Because 3D printers build objects layer by layer from materials such as plastic or metal dust, a key advantage is the comparative freedom they give designers. Yet the design software is not easy to master, especially if you are four-years-old and haven’t yet learnt to hold a pencil properly. Emotional Evolutionary Design (EED), allows Thinker Thing to interpret its users’ thoughts. Its current role is to power the Monster Dreamer Project, which will allow users to design their own objects using the power of thought. Children will get the opportunity to try it out during tour of schools in the country at the end of this month.The children’s reactions to the changes will be picked up by an Emotiv EPOC headset, a $300 electroencephalography (EEG) device designed to pick up the electrical signals from brain cell interactions using fourteen sensors on the scalp. As different brain states such as excitement or boredom generate specific patterns of brain activity, the computer can identify the shapes associated with positive emotional responses. The favoured shapes will grow bigger on the screen, while the others shrink. The biggest shapes are combined to generate a body part, and the process is repeated for different body parts until the object is complete. The final result should be a unique 3D model that is ready for printing as a solid object.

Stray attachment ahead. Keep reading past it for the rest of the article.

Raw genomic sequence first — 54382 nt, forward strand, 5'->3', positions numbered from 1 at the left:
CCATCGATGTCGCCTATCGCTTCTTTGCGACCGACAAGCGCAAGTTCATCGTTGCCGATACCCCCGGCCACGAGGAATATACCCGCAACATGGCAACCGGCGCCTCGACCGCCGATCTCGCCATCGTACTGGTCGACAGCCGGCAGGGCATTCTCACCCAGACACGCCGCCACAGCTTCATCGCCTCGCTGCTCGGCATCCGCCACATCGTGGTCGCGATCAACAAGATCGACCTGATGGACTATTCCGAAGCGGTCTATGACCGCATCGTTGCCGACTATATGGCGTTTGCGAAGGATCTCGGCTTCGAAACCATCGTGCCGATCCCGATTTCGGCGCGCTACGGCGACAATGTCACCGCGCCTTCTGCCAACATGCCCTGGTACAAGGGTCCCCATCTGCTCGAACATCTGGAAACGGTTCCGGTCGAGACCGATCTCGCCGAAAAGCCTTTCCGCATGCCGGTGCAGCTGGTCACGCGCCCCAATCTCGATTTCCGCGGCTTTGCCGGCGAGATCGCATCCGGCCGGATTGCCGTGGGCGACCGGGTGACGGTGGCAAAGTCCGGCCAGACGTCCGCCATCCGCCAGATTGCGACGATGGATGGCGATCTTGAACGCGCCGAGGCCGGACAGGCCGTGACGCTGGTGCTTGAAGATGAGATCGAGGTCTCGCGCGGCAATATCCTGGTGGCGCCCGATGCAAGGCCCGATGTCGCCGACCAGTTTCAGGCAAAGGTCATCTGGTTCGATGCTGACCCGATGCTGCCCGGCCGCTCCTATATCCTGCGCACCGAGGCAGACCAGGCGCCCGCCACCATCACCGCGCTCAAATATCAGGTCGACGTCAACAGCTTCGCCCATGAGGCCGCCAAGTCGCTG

This toy arm is the first object from thought successfully created by the start-up.
The shape and form of the toy limb was determined from a headset picking up a person’s brainwaves.